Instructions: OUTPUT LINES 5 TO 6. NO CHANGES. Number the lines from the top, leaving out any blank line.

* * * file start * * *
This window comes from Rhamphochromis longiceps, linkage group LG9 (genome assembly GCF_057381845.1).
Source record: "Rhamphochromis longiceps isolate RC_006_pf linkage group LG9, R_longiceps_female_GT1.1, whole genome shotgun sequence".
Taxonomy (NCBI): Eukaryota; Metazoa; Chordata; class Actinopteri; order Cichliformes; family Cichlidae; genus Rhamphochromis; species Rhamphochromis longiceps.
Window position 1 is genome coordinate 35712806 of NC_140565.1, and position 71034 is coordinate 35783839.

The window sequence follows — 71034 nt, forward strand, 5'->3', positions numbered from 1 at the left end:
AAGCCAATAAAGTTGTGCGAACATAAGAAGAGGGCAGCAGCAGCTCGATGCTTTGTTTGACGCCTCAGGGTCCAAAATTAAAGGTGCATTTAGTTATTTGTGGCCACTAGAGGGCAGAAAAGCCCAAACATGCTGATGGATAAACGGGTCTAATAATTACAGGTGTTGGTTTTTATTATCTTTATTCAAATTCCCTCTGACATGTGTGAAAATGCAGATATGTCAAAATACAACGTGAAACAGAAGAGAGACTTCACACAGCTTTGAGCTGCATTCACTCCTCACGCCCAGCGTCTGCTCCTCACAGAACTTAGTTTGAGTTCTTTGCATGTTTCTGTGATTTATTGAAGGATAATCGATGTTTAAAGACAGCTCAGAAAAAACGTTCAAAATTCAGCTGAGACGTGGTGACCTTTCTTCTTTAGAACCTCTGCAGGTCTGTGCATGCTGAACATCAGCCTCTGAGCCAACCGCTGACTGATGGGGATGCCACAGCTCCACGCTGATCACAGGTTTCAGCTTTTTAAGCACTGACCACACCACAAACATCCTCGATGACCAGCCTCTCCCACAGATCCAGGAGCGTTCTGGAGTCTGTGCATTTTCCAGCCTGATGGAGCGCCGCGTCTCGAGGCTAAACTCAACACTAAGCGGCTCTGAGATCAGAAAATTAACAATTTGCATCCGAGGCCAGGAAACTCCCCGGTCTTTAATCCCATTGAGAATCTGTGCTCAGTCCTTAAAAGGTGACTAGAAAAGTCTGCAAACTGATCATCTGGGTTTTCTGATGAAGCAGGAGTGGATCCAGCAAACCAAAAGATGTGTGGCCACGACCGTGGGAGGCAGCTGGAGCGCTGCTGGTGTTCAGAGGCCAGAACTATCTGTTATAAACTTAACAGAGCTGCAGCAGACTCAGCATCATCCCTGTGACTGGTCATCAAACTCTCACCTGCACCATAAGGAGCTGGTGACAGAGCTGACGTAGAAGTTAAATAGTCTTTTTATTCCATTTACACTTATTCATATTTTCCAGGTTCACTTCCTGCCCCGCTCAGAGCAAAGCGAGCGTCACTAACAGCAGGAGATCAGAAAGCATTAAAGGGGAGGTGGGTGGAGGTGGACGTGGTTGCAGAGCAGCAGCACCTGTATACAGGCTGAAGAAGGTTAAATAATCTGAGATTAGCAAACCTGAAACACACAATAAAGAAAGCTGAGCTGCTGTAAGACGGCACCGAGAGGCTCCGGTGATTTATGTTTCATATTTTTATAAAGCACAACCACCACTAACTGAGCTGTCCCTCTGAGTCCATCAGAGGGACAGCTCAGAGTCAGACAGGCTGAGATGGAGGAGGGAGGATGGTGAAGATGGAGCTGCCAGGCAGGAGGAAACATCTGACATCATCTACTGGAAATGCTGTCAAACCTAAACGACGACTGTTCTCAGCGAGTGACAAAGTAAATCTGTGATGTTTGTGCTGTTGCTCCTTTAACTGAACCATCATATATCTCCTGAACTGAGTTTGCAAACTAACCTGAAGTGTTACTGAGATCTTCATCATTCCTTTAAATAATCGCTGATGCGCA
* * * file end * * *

The window sequence follows — 71034 nt, forward strand, 5'->3', positions numbered from 1 at the left end:
AAGCCAATAAAGTTGTGCGAACATAAGAAGAGGGCAGCAGCAGCTCGATGCTTTGTTTGACGCCTCAGGGTCCAAAATTAAAGGTGCATTTAGTTATTTGTGGCCACTAGAGGGCAGAAAAGCCCAAACATGCTGATGGATAAACGGGTCTAATAATTACAGGTGTTGGTTTTTATTATCTTTATTCAAATTCCCTCTGACATGTGTGAAAATGCAGATATGTCAAAATACAACGTGAAACAGAAGAGAGACTTCACACAGCTTTGAGCTGCATTCACTCCTCACGCCCAGCGTCTGCTCCTCACAGAACTTAGTTTGAGTTCTTTGCATGTTTCTGTGATTTATTGAAGGATAATCGATGTTTAAAGACAGCTCAGAAAAAACGTTCAAAATTCAGCTGAGACGTGGTGACCTTTCTTCTTTAGAACCTCTGCAGGTCTGTGCATGCTGAACATCAGCCTCTGAGCCAACCGCTGACTGATGGGGATGCCACAGCTCCACGCTGATCACAGGTTTCAGCTTTTTAAGCACTGACCACACCACAAACATCCTCGATGACCAGCCTCTCCCACAGATCCAGGAGCGTTCTGGAGTCTGTGCATTTTCCAGCCTGATGGAGCGCCGCGTCTCGAGGCTAAACTCAACACTAAGCGGCTCTGAGATCAGAAAATTAACAATTTGCATCCGAGGCCAGGAAACTCCCCGGTCTTTAATCCCATTGAGAATCTGTGCTCAGTCCTTAAAAGGTGACTAGAAAAGTCTGCAAACTGATCATCTGGGTTTTCTGATGAAGCAGGAGTGGATCCAGCAAACCAAAAGATGTGTGGCCACGACCGTGGGAGGCAGCTGGAGCGCTGCTGGTGTTCAGAGGCCAGAACTATCTGTTATAAACTTAACAGAGCTGCAGCAGACTCAGCATCATCCCTGTGACTGGTCATCAAACTCTCACCTGCACCATAAGGAGCTGGTGACAGAGCTGACGTAGAAGTTAAATAGTCTTTTTATTCCATTTACACTTATTCATATTTTCCAGGTTCACTTCCTGCCCCGCTCAGAGCAAAGCGAGCGTCACTAACAGCAGGAGATCAGAAAGCATTAAAGGGGAGGTGGGTGGAGGTGGACGTGGTTGCAGAGCAGCAGCACCTGTATACAGGCTGAAGAAGGTTAAATAATCTGAGATTAGCAAACCTGAAACACACAATAAAGAAAGCTGAGCTGCTGTAAGACGGCACCGAGAGGCTCCGGTGATTTATGTTTCATATTTTTATAAAGCACAACCACCACTAACTGAGCTGTCCCTCTGAGTCCATCAGAGGGACAGCTCAGAGTCAGACAGGCTGAGATGGAGGAGGGAGGATGGTGAAGATGGAGCTGCCAGGCAGGAGGAAACATCTGACATCATCTACTGGAAATGCTGTCAAACCTAAACGACGACTGTTCTCAGCGAGTGACAAAGTAAATCTGTGATGTTTGTGCTGTTGCTCCTTTAACTGAACCATCATATATCTCCTGAACTGAGTTTGCAAACTAACCTGAAGTGTTACTGAGATCTTCATCATTCCTTTAAATAATCGCTGATGCGCA